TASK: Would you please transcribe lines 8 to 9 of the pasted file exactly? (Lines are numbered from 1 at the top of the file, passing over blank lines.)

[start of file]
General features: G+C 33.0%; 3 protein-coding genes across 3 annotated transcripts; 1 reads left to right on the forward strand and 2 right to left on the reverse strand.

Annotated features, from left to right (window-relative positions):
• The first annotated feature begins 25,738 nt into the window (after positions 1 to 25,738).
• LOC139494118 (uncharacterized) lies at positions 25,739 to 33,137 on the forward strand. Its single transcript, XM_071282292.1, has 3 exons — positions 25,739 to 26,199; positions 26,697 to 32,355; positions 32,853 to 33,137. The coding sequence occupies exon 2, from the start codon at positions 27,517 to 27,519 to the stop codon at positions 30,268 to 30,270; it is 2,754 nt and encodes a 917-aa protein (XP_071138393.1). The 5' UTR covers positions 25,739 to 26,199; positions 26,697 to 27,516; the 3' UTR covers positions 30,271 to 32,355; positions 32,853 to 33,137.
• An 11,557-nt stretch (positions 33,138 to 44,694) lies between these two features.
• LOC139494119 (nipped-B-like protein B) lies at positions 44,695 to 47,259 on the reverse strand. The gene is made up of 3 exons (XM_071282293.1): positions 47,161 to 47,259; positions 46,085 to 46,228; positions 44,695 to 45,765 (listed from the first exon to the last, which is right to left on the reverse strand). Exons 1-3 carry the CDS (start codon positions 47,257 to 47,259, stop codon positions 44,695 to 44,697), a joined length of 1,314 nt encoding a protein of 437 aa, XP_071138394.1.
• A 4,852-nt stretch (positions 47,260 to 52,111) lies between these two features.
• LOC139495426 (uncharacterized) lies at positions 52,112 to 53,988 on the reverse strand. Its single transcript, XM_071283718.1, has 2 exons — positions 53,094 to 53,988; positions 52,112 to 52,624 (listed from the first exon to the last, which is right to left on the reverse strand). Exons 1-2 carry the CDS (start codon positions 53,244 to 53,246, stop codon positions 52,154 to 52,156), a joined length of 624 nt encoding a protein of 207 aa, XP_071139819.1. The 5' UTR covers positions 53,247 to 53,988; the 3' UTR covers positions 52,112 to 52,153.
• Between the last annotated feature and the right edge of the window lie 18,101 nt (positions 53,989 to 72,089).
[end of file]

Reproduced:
• LOC139495426 (uncharacterized) lies at positions 52,112 to 53,988 on the reverse strand. Its single transcript, XM_071283718.1, has 2 exons — positions 53,094 to 53,988; positions 52,112 to 52,624 (listed from the first exon to the last, which is right to left on the reverse strand). Exons 1-2 carry the CDS (start codon positions 53,244 to 53,246, stop codon positions 52,154 to 52,156), a joined length of 624 nt encoding a protein of 207 aa, XP_071139819.1. The 5' UTR covers positions 53,247 to 53,988; the 3' UTR covers positions 52,112 to 52,153.
• Between the last annotated feature and the right edge of the window lie 18,101 nt (positions 53,989 to 72,089).